echo "MongoDB log rotation and cleanup completed successfully."
    echo "Error occurred during the cleanup of old log files."
    exit 1
Shell Script to automate log rotation 10

save the file and exit.

Explanation of the script:

  • Exit on Error: set -e Ensures that the script will exit immediately if any command returns a non-zero exit status, which helps to avoid running subsequent commands if an error occurs.
  • Check for mongosh Installation: command -v mongosh &> /dev/null Checks if mongosh is installed. If not, the script outputs an error message and exits.
  • Define MongoDB Connection Details: MONGODB_USERNAME="${MONGODB_USERNAME:-}" and MONGODB_PASSWORD="${MONGODB_PASSWORD:-}" Retrieves the values of the environment variables MONGODB_USERNAME and MONGODB_PASSWORD. If these variables are not set, they default to empty strings.
  • The if condition checks if either variable is unset or empty. If so, the script outputs an error message and exits.
  • Trigger MongoDB Log Rotation: mongo_command="db.adminCommand({ logRotate: 1 })" Defines the MongoDB command to rotate logs.
  • mongosh --eval "$mongo_command" -u "$MONGODB_USERNAME" -p "$MONGODB_PASSWORD" Executes the log rotation command using mongosh with the provided username and password. If the command fails, the error message is captured, and the script exits with an error.
  • Wait for Log Rotation: sleep 120 Pauses the script for 120 seconds to allow the log rotation to complete. This duration can be adjusted based on the expected time for the rotation to finish.
  • Define and Delete Old Log Files: log_dir="/var/log/mongodb/" Specifies the directory where MongoDB log files are stored.
  • log_prefix="mongod.log.2024" Specifies the prefix of the log files to be targeted. This pattern will match log files generated in 2024.
  • max_file_age=5: Specifies that files older than 5 days should be removed.
  • find "$log_dir" -name "${log_prefix}*" -mtime +"$max_file_age" -exec rm -rf {} \;: Finds and deletes log files in the specified directory that match the prefix and are older than the specified number of days.
  • The if condition checks the success of the find command. If it completes successfully, a success message is printed. If it fails, an error message is printed and the script exits.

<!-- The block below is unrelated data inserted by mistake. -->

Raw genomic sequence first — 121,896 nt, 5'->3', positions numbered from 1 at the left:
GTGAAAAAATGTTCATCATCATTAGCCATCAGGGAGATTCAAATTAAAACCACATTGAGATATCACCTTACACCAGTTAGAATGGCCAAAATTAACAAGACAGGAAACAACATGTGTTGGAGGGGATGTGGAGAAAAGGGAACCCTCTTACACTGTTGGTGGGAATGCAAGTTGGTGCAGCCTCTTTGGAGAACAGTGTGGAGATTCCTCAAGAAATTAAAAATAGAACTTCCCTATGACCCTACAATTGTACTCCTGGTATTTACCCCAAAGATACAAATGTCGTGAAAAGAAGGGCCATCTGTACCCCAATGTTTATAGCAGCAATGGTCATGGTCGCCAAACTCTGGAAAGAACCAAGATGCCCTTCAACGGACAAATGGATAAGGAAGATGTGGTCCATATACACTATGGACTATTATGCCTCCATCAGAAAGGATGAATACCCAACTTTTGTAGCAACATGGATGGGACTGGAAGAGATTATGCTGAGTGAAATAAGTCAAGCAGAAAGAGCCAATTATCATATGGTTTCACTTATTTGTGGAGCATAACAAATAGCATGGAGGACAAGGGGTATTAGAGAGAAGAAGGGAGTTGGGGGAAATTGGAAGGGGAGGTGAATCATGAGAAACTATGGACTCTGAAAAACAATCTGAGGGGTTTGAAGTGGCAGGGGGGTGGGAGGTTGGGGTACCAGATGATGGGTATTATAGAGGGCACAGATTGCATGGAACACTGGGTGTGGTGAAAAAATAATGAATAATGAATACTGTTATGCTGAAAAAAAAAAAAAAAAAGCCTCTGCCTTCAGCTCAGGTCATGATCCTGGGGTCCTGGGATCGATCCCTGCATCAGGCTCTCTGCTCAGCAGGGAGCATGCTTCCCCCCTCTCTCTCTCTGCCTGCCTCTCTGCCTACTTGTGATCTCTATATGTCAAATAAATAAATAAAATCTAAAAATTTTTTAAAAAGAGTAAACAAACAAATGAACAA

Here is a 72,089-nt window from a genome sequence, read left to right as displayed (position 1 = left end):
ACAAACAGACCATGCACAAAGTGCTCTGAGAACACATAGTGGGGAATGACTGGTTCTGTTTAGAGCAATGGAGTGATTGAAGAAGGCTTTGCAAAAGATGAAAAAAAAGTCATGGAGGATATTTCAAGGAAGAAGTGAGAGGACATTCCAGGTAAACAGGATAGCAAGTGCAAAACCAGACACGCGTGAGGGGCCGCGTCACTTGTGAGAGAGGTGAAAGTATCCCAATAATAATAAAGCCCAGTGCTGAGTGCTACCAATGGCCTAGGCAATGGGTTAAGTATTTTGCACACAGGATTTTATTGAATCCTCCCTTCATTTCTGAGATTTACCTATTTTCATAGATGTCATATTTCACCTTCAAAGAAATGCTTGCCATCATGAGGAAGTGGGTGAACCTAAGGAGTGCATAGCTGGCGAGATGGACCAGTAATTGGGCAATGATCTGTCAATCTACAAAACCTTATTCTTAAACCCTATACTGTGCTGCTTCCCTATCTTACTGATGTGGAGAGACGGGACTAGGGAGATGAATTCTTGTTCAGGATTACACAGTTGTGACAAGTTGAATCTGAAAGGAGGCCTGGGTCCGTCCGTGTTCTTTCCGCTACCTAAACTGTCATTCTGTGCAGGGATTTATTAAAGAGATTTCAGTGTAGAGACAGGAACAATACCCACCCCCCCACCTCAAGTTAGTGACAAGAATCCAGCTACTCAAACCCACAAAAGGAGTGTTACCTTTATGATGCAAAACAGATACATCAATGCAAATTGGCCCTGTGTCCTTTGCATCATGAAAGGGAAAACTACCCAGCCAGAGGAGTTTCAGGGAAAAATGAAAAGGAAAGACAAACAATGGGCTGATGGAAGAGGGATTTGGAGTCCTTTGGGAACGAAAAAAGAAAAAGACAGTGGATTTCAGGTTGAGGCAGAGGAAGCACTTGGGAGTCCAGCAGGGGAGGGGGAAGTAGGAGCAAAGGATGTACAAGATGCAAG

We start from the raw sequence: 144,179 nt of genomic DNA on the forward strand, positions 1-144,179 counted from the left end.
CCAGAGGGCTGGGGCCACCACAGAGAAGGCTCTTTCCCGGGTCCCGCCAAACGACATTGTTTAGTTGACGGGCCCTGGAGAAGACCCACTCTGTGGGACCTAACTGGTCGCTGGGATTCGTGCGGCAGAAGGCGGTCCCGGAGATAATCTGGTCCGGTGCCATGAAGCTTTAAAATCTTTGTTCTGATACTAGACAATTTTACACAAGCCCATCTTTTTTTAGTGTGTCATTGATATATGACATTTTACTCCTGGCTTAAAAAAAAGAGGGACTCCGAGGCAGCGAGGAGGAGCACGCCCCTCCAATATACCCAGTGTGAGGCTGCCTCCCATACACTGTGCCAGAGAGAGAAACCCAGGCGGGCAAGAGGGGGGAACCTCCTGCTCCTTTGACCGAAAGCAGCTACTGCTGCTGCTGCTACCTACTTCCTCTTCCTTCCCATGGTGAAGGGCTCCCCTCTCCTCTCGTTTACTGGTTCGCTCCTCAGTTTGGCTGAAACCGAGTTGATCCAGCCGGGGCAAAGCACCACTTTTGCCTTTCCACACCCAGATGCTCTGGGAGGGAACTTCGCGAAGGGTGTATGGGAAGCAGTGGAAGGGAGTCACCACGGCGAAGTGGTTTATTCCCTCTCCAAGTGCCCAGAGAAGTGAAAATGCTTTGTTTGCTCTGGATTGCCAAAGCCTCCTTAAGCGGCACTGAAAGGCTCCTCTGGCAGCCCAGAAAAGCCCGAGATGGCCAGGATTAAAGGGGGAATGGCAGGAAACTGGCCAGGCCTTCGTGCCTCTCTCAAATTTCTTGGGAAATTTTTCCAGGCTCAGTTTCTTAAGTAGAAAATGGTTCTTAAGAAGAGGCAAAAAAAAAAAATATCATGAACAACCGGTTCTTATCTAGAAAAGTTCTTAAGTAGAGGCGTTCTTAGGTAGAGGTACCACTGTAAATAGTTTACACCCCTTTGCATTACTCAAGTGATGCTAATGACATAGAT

Step #5:Set Up Environment Variables

To enhance security, set the MongoDB username and password as environment variables.

export MONGODB_USERNAME="fosstechnix"
export MONGODB_PASSWORD="devops"
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Step #6:Make the Script Executable

Make the script executable by changing its permissions.

chmod +x
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Step #7:Run the Script

To run the script, use the following command in the terminal, We need to provide a directory as an argument when running the script.

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As you can see our log rotation and cleanup is completed.

Step #8:Verify Log Rotation

List the files in the MongoDB log directory to see if new log files have been created.

ls -lh /var/log/mongodb/
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Look for files with the pattern mongod.log.2024*. You should see the latest log file and any rotated log files. As shown above mongod.log is latest log file and mongod.log.2024-06-05T07-32-34 is rotated log file.


In conclusion, automating log rotation using a shell script ensures efficient log management and prevents log files from consuming excessive disk space. By following the steps outlined in this article, you can set up a reliable system to rotate and clean up MongoDB logs automatically. This practice not only enhances system performance but also simplifies log maintenance, allowing you to focus on more critical tasks.